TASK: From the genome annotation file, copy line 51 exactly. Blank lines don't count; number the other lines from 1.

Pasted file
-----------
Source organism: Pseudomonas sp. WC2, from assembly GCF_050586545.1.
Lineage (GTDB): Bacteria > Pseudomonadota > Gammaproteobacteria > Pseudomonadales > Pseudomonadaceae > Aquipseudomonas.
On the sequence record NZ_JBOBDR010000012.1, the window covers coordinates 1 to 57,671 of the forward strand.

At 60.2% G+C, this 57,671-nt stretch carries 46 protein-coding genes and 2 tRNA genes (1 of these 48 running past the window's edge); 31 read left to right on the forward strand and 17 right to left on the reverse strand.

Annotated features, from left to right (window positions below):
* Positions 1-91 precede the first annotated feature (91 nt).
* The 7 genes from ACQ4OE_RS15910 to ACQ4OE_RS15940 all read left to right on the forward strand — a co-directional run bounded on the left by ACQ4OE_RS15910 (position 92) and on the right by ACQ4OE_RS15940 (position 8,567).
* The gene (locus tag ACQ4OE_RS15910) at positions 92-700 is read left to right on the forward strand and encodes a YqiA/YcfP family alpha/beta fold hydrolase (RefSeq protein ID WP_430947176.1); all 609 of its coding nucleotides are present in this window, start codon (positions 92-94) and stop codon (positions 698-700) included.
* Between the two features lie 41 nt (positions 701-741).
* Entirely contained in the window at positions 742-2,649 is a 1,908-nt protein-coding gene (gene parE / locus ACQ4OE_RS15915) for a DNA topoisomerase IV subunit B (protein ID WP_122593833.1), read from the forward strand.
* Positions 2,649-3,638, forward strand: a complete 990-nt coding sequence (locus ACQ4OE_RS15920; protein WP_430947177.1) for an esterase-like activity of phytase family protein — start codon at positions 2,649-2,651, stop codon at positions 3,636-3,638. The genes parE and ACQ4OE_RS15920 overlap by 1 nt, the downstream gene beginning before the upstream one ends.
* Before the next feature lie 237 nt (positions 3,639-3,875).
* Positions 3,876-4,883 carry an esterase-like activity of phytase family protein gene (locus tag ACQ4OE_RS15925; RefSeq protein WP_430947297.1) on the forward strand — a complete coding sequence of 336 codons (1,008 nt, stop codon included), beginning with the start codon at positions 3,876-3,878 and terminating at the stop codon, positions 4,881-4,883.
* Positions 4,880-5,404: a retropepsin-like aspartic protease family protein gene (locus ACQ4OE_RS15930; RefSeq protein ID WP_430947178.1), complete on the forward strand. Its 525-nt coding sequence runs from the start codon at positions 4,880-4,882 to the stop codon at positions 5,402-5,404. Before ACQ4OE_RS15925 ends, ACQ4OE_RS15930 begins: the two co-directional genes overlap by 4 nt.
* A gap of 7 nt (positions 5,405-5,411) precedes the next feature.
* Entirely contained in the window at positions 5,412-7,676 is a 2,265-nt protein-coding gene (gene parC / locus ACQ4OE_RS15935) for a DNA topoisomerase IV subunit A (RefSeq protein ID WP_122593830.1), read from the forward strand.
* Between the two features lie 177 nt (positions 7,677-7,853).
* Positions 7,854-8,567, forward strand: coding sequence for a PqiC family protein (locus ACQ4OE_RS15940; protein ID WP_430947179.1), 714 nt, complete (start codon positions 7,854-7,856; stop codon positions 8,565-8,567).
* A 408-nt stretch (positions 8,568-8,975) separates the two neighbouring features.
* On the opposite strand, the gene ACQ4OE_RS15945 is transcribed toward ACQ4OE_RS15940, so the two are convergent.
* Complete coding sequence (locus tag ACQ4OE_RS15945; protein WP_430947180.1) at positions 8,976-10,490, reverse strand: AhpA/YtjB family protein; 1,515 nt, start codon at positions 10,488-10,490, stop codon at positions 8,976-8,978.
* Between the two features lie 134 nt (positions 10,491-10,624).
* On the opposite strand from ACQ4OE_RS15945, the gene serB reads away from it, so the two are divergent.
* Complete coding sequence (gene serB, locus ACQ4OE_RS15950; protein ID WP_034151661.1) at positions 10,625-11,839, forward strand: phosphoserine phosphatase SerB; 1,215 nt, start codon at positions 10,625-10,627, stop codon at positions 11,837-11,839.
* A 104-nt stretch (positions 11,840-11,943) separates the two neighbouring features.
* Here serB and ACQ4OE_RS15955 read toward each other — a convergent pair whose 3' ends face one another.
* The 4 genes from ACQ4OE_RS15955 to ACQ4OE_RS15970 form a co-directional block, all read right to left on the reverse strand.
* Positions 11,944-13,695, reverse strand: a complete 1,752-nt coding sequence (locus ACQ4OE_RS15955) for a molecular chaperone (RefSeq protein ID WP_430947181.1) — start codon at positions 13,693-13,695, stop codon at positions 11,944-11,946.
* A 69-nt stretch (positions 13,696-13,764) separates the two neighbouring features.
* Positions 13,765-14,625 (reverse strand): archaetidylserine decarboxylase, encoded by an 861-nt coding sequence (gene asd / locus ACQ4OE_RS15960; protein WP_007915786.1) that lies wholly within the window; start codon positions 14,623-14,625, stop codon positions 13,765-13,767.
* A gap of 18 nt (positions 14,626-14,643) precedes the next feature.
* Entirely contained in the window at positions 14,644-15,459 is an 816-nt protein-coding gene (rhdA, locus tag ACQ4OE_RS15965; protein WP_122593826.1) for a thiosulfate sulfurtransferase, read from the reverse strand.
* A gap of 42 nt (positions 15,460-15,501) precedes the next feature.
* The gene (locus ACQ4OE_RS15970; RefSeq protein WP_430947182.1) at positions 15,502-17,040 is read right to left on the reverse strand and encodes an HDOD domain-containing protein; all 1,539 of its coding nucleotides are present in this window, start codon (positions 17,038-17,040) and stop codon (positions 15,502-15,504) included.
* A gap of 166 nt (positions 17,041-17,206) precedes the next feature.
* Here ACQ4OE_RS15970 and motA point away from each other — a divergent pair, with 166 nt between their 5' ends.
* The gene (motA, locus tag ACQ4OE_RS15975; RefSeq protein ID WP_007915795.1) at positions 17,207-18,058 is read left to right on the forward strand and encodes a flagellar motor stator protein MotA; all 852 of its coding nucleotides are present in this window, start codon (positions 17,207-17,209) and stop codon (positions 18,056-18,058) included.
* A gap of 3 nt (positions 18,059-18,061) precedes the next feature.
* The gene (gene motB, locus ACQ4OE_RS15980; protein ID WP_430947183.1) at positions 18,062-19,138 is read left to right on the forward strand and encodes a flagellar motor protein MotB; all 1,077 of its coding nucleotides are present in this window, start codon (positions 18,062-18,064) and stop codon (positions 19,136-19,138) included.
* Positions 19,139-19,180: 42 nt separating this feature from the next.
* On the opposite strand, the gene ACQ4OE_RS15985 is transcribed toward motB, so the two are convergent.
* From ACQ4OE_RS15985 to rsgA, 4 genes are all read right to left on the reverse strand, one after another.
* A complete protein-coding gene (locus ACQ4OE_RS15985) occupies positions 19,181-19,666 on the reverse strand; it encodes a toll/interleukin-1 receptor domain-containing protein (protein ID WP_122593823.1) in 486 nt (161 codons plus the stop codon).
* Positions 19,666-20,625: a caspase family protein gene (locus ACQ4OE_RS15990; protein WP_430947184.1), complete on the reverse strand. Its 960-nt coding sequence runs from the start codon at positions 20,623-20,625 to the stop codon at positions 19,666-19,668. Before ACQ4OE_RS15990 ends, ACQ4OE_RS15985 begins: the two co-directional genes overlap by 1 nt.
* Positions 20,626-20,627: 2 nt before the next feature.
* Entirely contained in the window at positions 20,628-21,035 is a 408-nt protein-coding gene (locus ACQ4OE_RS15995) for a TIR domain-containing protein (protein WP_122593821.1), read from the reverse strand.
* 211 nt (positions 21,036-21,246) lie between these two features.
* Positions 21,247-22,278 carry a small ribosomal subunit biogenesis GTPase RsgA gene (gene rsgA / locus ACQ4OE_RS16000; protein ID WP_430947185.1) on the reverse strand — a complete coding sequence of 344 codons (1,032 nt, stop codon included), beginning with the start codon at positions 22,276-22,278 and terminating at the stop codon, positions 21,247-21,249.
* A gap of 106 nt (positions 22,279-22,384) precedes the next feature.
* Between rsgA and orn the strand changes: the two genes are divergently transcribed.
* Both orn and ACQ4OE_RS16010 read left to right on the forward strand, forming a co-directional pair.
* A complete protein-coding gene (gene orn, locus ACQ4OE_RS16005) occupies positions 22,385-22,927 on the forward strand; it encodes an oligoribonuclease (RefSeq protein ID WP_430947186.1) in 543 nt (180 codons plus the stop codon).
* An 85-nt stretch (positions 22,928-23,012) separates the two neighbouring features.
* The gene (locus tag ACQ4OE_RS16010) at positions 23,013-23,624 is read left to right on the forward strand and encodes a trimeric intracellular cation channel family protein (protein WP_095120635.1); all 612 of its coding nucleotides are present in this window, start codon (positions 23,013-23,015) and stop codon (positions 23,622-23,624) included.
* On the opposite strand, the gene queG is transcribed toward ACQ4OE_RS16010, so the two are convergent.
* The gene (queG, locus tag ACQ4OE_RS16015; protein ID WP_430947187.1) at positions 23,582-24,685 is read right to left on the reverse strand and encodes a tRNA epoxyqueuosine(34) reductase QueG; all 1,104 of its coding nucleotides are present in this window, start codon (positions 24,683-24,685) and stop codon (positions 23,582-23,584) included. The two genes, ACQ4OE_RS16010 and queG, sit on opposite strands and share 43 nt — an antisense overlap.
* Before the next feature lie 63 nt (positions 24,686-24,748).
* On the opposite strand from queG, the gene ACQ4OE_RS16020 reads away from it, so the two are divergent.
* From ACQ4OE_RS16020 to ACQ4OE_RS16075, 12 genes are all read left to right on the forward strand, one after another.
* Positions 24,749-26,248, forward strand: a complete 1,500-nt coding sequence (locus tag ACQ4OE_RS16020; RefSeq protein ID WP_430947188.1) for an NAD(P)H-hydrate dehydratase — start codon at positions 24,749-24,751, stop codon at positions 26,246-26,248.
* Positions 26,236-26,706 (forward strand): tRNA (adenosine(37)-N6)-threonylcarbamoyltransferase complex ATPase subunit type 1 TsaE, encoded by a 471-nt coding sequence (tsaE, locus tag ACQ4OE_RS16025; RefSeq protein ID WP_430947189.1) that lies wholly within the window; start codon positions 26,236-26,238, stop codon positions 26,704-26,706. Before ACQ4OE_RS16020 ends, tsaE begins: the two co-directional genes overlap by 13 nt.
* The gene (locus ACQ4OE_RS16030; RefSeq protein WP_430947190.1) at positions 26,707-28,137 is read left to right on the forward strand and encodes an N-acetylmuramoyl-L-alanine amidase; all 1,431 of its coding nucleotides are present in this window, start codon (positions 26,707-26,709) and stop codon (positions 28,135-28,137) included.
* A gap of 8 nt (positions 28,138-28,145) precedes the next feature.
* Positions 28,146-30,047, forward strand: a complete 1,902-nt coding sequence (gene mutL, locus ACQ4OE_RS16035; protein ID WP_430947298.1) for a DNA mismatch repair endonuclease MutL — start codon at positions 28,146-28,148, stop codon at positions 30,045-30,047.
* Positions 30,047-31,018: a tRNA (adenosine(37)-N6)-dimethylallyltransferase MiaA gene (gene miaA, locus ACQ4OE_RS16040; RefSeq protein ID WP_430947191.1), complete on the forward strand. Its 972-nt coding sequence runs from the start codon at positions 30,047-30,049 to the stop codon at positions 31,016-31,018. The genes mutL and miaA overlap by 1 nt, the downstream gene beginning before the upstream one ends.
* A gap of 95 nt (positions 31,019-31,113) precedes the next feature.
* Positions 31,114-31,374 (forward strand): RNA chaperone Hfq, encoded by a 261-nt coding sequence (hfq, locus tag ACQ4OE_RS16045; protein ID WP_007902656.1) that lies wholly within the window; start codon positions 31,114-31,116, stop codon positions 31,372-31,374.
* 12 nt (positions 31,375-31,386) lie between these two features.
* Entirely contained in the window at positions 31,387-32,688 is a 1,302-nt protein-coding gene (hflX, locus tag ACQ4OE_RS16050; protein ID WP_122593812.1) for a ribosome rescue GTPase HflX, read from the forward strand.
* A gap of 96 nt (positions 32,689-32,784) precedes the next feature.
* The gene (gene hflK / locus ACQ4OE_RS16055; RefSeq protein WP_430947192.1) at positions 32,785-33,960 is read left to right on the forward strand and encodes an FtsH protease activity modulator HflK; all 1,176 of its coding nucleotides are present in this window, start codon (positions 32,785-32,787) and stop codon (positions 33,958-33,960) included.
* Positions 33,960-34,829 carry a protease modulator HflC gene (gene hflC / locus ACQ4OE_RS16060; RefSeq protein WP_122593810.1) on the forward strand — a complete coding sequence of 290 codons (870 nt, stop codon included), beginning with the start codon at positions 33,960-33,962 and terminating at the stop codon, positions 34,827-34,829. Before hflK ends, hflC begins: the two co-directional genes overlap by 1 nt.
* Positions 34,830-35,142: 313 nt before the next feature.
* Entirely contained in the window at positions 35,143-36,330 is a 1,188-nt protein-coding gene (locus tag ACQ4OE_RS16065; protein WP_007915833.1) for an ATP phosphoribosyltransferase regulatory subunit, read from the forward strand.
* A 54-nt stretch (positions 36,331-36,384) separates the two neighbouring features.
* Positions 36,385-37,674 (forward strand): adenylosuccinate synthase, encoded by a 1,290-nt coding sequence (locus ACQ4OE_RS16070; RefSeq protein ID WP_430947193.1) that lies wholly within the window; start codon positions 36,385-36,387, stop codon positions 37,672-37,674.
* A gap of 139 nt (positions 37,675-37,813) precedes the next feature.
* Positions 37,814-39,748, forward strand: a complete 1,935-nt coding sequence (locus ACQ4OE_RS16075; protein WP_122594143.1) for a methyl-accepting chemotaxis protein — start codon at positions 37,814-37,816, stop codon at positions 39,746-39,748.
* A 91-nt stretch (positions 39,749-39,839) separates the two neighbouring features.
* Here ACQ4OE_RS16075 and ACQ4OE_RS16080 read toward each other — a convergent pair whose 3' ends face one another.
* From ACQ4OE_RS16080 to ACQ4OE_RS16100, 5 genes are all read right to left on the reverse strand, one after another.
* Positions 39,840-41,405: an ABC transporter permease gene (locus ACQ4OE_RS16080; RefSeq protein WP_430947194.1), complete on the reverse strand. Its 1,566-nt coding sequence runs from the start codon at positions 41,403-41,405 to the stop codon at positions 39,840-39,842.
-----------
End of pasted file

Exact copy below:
* Both orn and ACQ4OE_RS16010 read left to right on the forward strand, forming a co-directional pair.